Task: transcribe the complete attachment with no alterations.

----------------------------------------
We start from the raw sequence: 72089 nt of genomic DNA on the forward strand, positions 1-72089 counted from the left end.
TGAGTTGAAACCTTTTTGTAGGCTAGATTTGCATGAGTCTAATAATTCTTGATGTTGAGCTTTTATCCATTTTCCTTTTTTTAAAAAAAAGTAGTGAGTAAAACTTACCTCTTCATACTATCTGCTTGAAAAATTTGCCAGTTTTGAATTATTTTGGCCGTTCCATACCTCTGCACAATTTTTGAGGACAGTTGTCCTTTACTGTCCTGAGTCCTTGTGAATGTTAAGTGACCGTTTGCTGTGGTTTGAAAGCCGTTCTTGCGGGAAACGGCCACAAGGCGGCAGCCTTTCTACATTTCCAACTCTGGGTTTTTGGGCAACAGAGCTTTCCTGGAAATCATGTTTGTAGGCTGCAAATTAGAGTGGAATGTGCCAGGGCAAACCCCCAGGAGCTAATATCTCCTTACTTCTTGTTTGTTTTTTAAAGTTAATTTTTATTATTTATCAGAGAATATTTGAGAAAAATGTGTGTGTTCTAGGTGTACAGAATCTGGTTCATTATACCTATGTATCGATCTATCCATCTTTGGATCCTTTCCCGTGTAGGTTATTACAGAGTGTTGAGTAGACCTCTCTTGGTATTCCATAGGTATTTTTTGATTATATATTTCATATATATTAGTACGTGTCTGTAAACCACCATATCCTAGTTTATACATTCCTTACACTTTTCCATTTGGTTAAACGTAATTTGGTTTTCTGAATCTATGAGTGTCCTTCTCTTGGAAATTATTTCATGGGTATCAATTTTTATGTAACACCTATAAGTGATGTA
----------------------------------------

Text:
We start from the raw sequence: 72089 nt of genomic DNA on the forward strand, positions 1-72089 counted from the left end.
TGAGTTGAAACCTTTTTGTAGGCTAGATTTGCATGAGTCTAATAATTCTTGATGTTGAGCTTTTATCCATTTTCCTTTTTTTAAAAAAAAGTAGTGAGTAAAACTTACCTCTTCATACTATCTGCTTGAAAAATTTGCCAGTTTTGAATTATTTTGGCCGTTCCATACCTCTGCACAATTTTTGAGGACAGTTGTCCTTTACTGTCCTGAGTCCTTGTGAATGTTAAGTGACCGTTTGCTGTGGTTTGAAAGCCGTTCTTGCGGGAAACGGCCACAAGGCGGCAGCCTTTCTACATTTCCAACTCTGGGTTTTTGGGCAACAGAGCTTTCCTGGAAATCATGTTTGTAGGCTGCAAATTAGAGTGGAATGTGCCAGGGCAAACCCCCAGGAGCTAATATCTCCTTACTTCTTGTTTGTTTTTTAAAGTTAATTTTTATTATTTATCAGAGAATATTTGAGAAAAATGTGTGTGTTCTAGGTGTACAGAATCTGGTTCATTATACCTATGTATCGATCTATCCATCTTTGGATCCTTTCCCGTGTAGGTTATTACAGAGTGTTGAGTAGACCTCTCTTGGTATTCCATAGGTATTTTTTGATTATATATTTCATATATATTAGTACGTGTCTGTAAACCACCATATCCTAGTTTATACATTCCTTACACTTTTCCATTTGGTTAAACGTAATTTGGTTTTCTGAATCTATGAGTGTCCTTCTCTTGGAAATTATTTCATGGGTATCAATTTTTATGTAACACCTATAAGTGATGTA